League No. 1 — New York, Boston, Detroit, Buffalo, Montreal and Toronto

League No. 2 — Philadelphia, Pittsburgh, Washington, Baltimore, Cleveland and Cincinnati

League No. 3 — Chicago Cubs, Chicago White Sox, Milwaukee, St. Louis, Kansas City and Minneapolis

League No. 4 — San Francisco, Los Angeles, Phoenix, Houston, Denver and Omaha

Boudreau was prescient in including Phoenix, now one of the 10 largest metro areas in the USA. In 1960, though, Phoenix ranked 29th, while Buffalo was 18th. Omaha? Not sure what the Good Kid was thinking here, as Omaha wasn’t in the top 40 of metro areas in 1960.

Here’s another interesting note in the article:

If I owned a baseball team, I’d pay Leo Durocher $100,000 a season to manage it. He’s a manager’s manager. He’s got more nerve, more daring, than any man I’ve ever known.

At the time, Durocher was 53 years old and had last managed in 1955 with the Giants. He was working for NBC as an executive and announcer and didn’t return to the field until 1961, when the Dodgers hired him as a coach.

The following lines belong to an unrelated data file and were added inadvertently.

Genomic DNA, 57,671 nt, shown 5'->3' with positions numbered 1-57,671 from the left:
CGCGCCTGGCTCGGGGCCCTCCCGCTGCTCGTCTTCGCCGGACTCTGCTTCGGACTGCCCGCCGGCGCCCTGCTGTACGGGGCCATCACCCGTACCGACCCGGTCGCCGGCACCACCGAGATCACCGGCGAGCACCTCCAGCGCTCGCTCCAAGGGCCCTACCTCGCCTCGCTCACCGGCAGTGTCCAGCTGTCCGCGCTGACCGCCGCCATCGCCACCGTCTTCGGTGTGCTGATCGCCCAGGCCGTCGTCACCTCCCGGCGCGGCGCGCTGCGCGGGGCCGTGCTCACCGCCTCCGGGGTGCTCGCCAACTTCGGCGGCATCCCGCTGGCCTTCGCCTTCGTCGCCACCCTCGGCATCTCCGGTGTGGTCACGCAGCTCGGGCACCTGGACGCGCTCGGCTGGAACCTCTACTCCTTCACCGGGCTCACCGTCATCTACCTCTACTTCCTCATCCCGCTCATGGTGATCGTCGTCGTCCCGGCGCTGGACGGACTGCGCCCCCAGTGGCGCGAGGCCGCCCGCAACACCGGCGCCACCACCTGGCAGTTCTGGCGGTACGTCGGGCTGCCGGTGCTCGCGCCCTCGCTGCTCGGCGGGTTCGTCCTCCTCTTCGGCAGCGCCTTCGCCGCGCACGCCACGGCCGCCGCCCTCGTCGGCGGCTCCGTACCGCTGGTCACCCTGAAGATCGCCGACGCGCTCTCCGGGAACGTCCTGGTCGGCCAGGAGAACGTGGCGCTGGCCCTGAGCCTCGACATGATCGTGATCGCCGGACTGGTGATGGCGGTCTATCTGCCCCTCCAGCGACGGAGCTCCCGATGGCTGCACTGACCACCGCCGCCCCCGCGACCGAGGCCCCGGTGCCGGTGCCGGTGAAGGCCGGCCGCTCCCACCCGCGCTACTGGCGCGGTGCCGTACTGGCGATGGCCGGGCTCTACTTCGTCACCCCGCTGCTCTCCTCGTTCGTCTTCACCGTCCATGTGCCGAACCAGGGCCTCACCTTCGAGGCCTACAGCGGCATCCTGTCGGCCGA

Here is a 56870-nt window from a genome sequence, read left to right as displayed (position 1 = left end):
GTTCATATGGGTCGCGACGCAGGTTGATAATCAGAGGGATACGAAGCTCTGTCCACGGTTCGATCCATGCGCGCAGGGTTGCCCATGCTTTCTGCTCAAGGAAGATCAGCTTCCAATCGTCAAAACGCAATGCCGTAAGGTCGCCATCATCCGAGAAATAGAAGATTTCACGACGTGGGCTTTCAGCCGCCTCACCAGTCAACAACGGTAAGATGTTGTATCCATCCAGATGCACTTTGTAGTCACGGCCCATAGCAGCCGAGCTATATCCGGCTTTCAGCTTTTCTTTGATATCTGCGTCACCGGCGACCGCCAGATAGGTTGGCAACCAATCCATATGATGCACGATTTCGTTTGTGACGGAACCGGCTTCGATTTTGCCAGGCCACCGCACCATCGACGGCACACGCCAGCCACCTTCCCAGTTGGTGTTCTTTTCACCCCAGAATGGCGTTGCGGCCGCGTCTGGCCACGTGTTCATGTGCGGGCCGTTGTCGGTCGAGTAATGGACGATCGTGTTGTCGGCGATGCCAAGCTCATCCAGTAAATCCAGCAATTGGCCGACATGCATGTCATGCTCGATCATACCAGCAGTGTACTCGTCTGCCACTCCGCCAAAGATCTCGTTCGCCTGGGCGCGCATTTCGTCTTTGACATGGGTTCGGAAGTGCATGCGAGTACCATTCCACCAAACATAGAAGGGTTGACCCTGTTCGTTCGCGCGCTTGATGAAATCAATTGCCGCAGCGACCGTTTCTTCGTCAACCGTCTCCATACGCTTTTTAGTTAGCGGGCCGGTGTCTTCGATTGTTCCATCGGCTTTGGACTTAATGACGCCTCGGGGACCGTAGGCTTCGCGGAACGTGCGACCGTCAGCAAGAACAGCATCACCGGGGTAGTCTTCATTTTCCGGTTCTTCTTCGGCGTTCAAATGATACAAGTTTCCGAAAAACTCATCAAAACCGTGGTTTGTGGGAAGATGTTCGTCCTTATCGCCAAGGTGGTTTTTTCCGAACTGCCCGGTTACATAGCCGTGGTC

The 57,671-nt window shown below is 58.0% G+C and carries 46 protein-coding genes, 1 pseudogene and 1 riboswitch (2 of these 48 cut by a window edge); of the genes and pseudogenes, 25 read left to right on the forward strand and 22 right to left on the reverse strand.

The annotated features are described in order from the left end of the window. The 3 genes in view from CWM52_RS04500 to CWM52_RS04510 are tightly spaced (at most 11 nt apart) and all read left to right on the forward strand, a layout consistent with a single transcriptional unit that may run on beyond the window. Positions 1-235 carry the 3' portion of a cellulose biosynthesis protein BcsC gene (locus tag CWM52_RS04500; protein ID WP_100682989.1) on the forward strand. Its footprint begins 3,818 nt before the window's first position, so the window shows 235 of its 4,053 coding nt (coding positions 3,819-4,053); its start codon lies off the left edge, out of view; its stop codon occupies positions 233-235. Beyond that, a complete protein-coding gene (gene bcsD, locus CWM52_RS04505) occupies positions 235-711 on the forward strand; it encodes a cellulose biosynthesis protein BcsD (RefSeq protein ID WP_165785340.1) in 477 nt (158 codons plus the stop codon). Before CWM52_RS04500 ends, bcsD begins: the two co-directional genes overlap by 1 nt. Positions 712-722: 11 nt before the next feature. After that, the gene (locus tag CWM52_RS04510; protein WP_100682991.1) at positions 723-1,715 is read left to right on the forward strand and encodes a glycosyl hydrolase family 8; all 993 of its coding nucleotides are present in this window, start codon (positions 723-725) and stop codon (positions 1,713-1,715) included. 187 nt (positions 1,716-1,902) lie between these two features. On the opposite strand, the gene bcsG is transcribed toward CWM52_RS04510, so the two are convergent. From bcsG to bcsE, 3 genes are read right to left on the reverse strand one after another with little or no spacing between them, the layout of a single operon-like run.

$100,000 was a great deal of money in 1958. The highest-paid player then was Ted Williams, making $150,000. No manager was paid anything near that.

Durocher still had that sort of aura about him when the Cubs hired him in 1965. We’re all quite familiar with what happened.

Another prediction:

Mickey Mantle will break Babe Ruth’s home run record. Maybe not this year, maybe not next year, but Mantle will break it. One reason it’s comforting to be on the side lines now is that I don’t have to select pitchers to face Mantle.

Mantle had just finished winning his second consecutive MVP award and, at age 25, already had 207 career homers. Basically, he was Mike Trout before there was Mike Trout. Injuries ended Mantle’s career young, but he did make a run at Ruth’s record in 1961 before Roger Maris broke it. Many writers thought Mantle would be the one to break the record in that expansion year; he had 39 home runs by the end of July, while Mantle had 40. Mantle “declined” to just 54, while Maris broke the record with 61. Remember, Boudreau had no way of knowing in 1958 that the schedule would be expanded by eight games.